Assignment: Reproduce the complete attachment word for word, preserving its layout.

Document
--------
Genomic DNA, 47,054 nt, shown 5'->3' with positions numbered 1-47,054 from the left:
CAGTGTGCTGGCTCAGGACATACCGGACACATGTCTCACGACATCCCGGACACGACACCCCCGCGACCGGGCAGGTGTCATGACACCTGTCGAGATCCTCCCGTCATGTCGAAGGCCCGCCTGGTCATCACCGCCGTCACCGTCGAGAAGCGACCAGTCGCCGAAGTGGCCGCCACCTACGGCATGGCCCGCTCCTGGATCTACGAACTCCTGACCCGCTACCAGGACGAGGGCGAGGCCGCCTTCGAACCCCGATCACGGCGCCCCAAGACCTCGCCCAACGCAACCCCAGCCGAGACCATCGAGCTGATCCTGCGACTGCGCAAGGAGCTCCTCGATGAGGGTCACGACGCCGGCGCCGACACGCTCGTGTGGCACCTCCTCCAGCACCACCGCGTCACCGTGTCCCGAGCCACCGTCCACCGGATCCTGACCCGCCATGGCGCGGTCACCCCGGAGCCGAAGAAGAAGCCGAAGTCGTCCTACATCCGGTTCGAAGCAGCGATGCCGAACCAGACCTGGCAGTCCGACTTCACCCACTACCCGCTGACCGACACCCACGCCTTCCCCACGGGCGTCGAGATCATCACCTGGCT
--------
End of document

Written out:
Genomic DNA, 47,054 nt, shown 5'->3' with positions numbered 1-47,054 from the left:
CAGTGTGCTGGCTCAGGACATACCGGACACATGTCTCACGACATCCCGGACACGACACCCCCGCGACCGGGCAGGTGTCATGACACCTGTCGAGATCCTCCCGTCATGTCGAAGGCCCGCCTGGTCATCACCGCCGTCACCGTCGAGAAGCGACCAGTCGCCGAAGTGGCCGCCACCTACGGCATGGCCCGCTCCTGGATCTACGAACTCCTGACCCGCTACCAGGACGAGGGCGAGGCCGCCTTCGAACCCCGATCACGGCGCCCCAAGACCTCGCCCAACGCAACCCCAGCCGAGACCATCGAGCTGATCCTGCGACTGCGCAAGGAGCTCCTCGATGAGGGTCACGACGCCGGCGCCGACACGCTCGTGTGGCACCTCCTCCAGCACCACCGCGTCACCGTGTCCCGAGCCACCGTCCACCGGATCCTGACCCGCCATGGCGCGGTCACCCCGGAGCCGAAGAAGAAGCCGAAGTCGTCCTACATCCGGTTCGAAGCAGCGATGCCGAACCAGACCTGGCAGTCCGACTTCACCCACTACCCGCTGACCGACACCCACGCCTTCCCCACGGGCGTCGAGATCATCACCTGGCT